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Frequently Asked Questions About Estate Planning in General
What is estate planning?
Estate planning is a process involving planning for the transfer of an individual’s property after death. It involves the counsel of professional advisors, who are familiar with your desires and concerns, your assets, and family structure.
It may involve a will and / or trust and the services of a variety of professionals: your attorney, accountant, financial planner, life insurance advisor, banker, and broker.
What is my estate?
An estate may contain real property (real estate, houses, or investment properties) or personal property (bank accounts, securities, jewelry and automobiles, etc.).
Do I need an estate planning attorney?
While it may be possible for individuals to draft some estate planning documents on their own, it is important to consult with legal professionals to ensure that your estate is administered as you would wish.
What is the estate planning attorney's role?
A lawyer’s role in estate planning involves advising clients as to the options available and recommendations to accomplish clients’ objectives and assisting clients with drafting and implementing legal documents, including trusts and wills.
While lawyers are not required in order to plan your estate, it may be best to work with an estate planning attorney in ensure that your wishes are carried out. This is especially true if your estate is large, complex, or contains unusual assets.
What are common terms in estate planning and their meanings?
- Beneficiary: The person or entity who receives property in accordance with a will, trust, insurance policy, retirement account, or other third-party beneficiary contract.
- Estate Tax: A tax on the transfer of property after death. This is levied by the state and/or federal government. An estate has the obligation to pay estate tax.
- Marital Deduction: An unlimited gift tax deduction or estate tax deduction. This type of tax law allows an individual to give assets to his or her spouse with reduced or no tax imposed upon the transfer.
- Power of Appointment: The power granted to a person allowing him or her to dispose or designate who is to receive certain property under the will.
- Probate: The judicial process which determines the validity of a will in a court of law and the martialing and distribution of the deceased’s estate.
- Trustee: The individual or entity that acts as the legal owner of the trust assets. They are responsible for handling any of the assets held in trust, tax filings, and distribution of the assets according to the instructions of the trust.
- Will: A legal document that identifies where your assets should be distributed after your death. This also gives you the ability to nominate guardians for dependent children. Without a will, the courts determine what happens to your assets and decides the legal responsibility for your kids.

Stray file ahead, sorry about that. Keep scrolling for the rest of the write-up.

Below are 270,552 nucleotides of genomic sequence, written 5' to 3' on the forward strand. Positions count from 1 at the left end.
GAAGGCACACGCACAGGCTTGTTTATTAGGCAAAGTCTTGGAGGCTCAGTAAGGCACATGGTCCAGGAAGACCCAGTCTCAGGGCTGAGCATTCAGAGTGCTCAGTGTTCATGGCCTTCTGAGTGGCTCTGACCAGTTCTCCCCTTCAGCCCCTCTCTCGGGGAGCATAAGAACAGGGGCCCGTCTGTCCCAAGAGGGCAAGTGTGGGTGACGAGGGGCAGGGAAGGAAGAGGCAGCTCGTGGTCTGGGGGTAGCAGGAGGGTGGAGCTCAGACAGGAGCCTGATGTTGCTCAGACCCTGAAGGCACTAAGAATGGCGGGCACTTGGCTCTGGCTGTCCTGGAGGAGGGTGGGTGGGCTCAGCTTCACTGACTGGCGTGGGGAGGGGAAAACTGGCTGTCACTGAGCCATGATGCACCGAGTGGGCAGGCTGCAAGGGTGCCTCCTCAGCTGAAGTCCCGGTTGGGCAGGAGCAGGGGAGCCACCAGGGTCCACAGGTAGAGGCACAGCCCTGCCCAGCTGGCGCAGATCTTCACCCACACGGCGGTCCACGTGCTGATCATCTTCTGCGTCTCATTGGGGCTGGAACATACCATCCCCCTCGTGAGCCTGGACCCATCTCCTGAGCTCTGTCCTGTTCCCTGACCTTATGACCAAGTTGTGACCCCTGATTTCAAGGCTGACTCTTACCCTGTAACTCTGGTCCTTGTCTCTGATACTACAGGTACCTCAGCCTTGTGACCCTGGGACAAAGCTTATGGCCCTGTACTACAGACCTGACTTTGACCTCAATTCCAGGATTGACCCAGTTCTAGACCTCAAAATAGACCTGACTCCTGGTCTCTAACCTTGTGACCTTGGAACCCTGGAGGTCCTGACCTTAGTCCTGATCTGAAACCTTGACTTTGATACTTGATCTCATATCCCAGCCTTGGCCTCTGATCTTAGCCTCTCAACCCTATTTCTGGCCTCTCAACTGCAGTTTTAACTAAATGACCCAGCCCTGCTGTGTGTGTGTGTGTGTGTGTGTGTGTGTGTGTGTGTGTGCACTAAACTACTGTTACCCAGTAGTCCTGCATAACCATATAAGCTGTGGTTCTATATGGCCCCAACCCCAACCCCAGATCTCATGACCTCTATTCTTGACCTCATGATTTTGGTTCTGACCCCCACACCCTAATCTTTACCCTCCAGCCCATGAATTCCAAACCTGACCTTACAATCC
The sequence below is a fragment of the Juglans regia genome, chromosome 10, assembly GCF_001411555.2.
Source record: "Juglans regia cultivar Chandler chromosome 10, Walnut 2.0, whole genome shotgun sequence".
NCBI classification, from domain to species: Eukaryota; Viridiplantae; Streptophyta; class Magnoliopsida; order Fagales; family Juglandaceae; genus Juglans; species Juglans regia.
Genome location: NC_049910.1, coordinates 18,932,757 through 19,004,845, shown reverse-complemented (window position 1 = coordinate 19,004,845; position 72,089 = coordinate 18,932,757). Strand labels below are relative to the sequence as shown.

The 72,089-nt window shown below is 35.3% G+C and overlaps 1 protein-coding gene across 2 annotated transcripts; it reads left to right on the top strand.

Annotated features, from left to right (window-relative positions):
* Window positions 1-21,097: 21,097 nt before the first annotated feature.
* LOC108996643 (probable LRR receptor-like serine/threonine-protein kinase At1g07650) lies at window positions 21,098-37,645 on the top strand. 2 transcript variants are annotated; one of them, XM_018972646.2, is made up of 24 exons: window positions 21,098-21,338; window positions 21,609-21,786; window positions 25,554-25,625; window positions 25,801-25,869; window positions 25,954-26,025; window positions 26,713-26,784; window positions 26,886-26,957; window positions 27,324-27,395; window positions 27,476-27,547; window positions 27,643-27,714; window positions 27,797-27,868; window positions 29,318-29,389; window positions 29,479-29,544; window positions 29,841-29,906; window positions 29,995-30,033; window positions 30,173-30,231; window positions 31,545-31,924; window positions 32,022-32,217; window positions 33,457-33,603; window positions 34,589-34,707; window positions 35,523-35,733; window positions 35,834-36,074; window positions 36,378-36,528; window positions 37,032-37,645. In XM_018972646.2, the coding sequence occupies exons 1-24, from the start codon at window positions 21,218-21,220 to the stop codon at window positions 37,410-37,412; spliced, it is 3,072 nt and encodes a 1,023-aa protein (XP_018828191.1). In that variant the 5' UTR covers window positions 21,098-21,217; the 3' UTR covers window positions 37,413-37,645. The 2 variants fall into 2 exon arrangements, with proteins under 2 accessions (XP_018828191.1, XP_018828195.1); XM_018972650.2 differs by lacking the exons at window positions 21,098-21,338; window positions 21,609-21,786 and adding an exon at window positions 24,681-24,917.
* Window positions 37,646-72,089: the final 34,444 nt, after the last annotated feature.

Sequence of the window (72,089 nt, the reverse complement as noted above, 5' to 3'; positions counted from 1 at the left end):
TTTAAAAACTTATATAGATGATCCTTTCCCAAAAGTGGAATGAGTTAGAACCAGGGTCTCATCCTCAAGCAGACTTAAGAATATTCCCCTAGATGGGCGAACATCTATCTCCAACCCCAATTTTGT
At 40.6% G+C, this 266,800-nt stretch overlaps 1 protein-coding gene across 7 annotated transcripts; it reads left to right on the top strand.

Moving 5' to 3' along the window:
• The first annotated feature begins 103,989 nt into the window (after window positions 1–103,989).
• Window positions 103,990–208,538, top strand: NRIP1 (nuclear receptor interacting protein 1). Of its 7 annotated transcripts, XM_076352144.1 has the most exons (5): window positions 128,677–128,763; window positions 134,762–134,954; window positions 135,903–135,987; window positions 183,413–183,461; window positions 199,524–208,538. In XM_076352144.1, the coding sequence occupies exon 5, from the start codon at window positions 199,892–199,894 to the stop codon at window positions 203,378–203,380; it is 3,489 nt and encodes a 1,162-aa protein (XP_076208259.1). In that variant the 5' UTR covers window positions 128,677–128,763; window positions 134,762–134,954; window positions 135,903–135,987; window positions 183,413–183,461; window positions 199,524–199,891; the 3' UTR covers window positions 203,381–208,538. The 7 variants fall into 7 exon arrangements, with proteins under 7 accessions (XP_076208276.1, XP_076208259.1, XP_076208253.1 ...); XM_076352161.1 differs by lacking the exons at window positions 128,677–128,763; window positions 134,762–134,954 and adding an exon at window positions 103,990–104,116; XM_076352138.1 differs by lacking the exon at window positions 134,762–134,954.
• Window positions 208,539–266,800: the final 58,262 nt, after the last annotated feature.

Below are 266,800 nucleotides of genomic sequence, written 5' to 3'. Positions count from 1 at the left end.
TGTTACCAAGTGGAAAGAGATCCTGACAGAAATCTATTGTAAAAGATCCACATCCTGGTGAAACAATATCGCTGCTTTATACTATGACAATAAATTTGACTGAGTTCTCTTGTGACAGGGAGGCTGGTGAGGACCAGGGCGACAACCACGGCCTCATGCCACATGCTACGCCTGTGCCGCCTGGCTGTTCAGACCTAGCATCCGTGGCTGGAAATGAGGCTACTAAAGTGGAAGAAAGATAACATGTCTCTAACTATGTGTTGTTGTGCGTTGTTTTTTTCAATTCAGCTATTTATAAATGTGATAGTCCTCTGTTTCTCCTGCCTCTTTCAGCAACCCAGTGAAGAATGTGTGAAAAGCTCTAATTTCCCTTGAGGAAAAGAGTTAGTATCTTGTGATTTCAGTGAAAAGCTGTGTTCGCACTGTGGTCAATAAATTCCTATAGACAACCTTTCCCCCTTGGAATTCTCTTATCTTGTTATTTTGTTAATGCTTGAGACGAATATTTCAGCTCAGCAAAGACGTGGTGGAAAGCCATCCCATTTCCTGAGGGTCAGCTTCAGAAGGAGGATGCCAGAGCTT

What is an executor?
An executor is a fiduciary appointed by the courts to carry out the terms of the will. Typically, this person has been nominated in the will by the deceased person. There's no guarantee, however, that the nominated individual will end up being the qualified fiduciary to carry out the terms of the will.
How much does an executor get paid?
In a lot of cases, the executor doesn't get paid anything. Oftentimes, a family member will be appointed and the decedent will ask that the executor not be paid because they're doing a favor for their family, or siblings. Under the statutes, every executor is entitled to get paid if they demand payment. This is then based on a percentage of the overall estate, so the larger the estate, the more potential money for an executor to be paid. The person preparing the will can also state a fee to be paid directly to the executor, which could be different than statutory rate.
Does the spouse automatically inherit?
In most cases; yes, but not in all cases.
- Prenuptial Agreement: In the event that there is a prenuptial agreement or a waiver of spousal benefits, then a spouse may not inherit.
- Children from a prior marriage: In the event that there are children from a prior marriage (children of the deceased), then the new spouse may not receive a full inheritance or in some cases may receive nothing at all.
- Contractual Wills: If the couple has what are called contractual wills, they may not inherit as well. A contractual will is basically an agreement to not take anything from their spouse's estate.
- Divorce Proceedings: If the spouse is in the middle of a divorce proceeding and the divorce is not yet finalized, but it's clear that it would have been finalized, they may not inherit.
- Responsible for Death: If the spouse is responsible for the death of the other spouse; for example, a murder, they wouldn't inherit.
Can a spouse be disinherited?
There are certain statutory benefits that entitle a spouse to at least a minimum distribution from a spouse's estate. A spouse can be disinherited only to the extent that they're not entitled to these benefits. So, as long as they haven't waived that minimum benefit or signed some type of prenuptial agreement that would have waived it, then they can't be completely disinherited.
Frequently Asked Questions About Estate Planning in Virginia